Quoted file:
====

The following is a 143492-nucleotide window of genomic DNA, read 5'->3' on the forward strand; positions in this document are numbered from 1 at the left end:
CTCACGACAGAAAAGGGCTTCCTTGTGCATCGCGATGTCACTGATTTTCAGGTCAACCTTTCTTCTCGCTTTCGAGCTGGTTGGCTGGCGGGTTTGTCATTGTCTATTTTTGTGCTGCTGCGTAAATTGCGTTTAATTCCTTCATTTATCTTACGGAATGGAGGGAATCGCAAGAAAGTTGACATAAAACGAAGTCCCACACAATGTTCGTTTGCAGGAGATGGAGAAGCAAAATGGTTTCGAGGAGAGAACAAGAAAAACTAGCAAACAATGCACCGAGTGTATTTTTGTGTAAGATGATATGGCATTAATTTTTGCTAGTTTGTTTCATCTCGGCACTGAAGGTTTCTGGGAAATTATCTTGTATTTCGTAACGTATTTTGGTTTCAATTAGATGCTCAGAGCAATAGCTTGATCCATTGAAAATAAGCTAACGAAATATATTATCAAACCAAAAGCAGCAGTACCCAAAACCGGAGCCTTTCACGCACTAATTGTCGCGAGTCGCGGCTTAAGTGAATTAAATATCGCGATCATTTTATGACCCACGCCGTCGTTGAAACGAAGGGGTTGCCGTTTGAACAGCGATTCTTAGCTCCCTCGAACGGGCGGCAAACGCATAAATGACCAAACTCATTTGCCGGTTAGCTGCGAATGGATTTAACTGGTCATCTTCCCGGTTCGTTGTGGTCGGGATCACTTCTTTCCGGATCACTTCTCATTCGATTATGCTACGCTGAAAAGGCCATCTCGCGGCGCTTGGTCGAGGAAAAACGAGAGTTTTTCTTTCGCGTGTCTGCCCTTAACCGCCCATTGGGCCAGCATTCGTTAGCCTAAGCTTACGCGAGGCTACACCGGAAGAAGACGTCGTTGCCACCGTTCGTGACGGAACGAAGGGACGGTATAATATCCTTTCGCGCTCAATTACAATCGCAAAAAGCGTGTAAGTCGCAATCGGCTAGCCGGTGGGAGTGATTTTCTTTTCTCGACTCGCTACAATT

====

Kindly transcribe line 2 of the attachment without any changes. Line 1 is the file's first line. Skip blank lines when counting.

CTCACGACAGAAAAGGGCTTCCTTGTGCATCGCGATGTCACTGATTTTCAGGTCAACCTTTCTTCTCGCTTTCGAGCTGGTTGGCTGGCGGGTTTGTCATTGTCTATTTTTGTGCTGCTGCGTAAATTGCGTTTAATTCCTTCATTTATCTTACGGAATGGAGGGAATCGCAAGAAAGTTGACATAAAACGAAGTCCCACACAATGTTCGTTTGCAGGAGATGGAGAAGCAAAATGGTTTCGAGGAGAGAACAAGAAAAACTAGCAAACAATGCACCGAGTGTATTTTTGTGTAAGATGATATGGCATTAATTTTTGCTAGTTTGTTTCATCTCGGCACTGAAGGTTTCTGGGAAATTATCTTGTATTTCGTAACGTATTTTGGTTTCAATTAGATGCTCAGAGCAATAGCTTGATCCATTGAAAATAAGCTAACGAAATATATTATCAAACCAAAAGCAGCAGTACCCAAAACCGGAGCCTTTCACGCACTAATTGTCGCGAGTCGCGGCTTAAGTGAATTAAATATCGCGATCATTTTATGACCCACGCCGTCGTTGAAACGAAGGGGTTGCCGTTTGAACAGCGATTCTTAGCTCCCTCGAACGGGCGGCAAACGCATAAATGACCAAACTCATTTGCCGGTTAGCTGCGAATGGATTTAACTGGTCATCTTCCCGGTTCGTTGTGGTCGGGATCACTTCTTTCCGGATCACTTCTCATTCGATTATGCTACGCTGAAAAGGCCATCTCGCGGCGCTTGGTCGAGGAAAAACGAGAGTTTTTCTTTCGCGTGTCTGCCCTTAACCGCCCATTGGGCCAGCATTCGTTAGCCTAAGCTTACGCGAGGCTACACCGGAAGAAGACGTCGTTGCCACCGTTCGTGACGGAACGAAGGGACGGTATAATATCCTTTCGCGCTCAATTACAATCGCAAAAAGCGTGTAAGTCGCAATCGGCTAGCCGGTGGGAGTGATTTTCTTTTCTCGACTCGCTACAATT